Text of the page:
I soon learned about a thing called “Simultaneous Invention.” It has happened throughout history. People from different parts of the world, in different situations, will occasionally come up with exactly the same discovery or invention. I didn't know about this at the time, but I'm quite familiar with the concept now. Ideas by themselves are not unique. Many people have ideas. It is the ones who act on those ideas, who talk about them, who implement them, that make the difference.
In fact, as it turns out the whole concept of my game, and No Man's Sky was not unique. In 2001 a game called Noctis allowed a player to travel to a huge number of distant stars, to land on planets and explore their unique surfaces. It did not include many features like inventory or any kind of combat, but the basic building blocks were there.
This was another blow to my ego, as I found out about Noctis after I actually released Star Explorers on Steam (in Early Access) in May of 2017. Here's the current trailer:
Of course there were the doubters, “Hey isn't this just like No Man's Sky?” “Well, actually ...” I would respond, but I don't know if anyone believed me. Not everyone has heard of Simultaneous Invention. Not everyone saw me working and struggling to make my game all those years. That's why I'm writing this. I felt I had to lay down the facts as they were … to set the record straight as I experienced it.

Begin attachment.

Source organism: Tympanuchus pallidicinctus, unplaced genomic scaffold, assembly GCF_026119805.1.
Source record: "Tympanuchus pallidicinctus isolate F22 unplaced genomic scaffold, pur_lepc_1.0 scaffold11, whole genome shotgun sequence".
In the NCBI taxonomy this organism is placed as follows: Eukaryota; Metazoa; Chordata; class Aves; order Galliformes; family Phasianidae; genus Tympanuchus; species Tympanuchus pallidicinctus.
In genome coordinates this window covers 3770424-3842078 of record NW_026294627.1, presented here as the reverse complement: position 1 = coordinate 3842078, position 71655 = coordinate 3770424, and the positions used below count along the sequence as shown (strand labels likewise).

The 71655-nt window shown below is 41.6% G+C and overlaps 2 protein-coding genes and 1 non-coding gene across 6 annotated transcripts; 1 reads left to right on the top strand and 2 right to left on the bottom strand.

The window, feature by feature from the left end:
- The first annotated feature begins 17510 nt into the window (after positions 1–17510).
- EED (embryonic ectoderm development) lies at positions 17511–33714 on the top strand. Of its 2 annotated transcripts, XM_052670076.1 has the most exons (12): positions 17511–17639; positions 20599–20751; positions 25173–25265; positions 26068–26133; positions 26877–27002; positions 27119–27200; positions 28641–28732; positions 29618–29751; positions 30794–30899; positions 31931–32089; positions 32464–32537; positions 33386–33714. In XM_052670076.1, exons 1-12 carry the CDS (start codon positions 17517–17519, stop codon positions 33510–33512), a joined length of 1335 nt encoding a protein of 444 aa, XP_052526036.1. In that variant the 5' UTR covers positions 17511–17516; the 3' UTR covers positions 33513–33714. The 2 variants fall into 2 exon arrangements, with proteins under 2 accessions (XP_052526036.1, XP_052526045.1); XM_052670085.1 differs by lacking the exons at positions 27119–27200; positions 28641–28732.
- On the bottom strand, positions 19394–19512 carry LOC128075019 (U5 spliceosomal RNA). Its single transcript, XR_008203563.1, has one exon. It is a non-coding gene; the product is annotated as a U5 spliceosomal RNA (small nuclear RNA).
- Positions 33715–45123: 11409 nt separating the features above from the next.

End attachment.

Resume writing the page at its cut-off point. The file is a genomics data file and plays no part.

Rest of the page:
Actually I'm quite happy about my game and its progress. It's not a best seller, but it's my game, that I came up with and made from scratch. I designed the assets, programmed the gameplay, figured out how to generate a galaxy and planets, and even wrote a script that generates unique music for each different planet you visit. There are a handful of people on Steam who have bought the game, some of whom have actually played it for many hours. They tell me about bugs, and I fix them as best I can. They give me ideas about what could be improved, or new features to add, and I have added many of them already.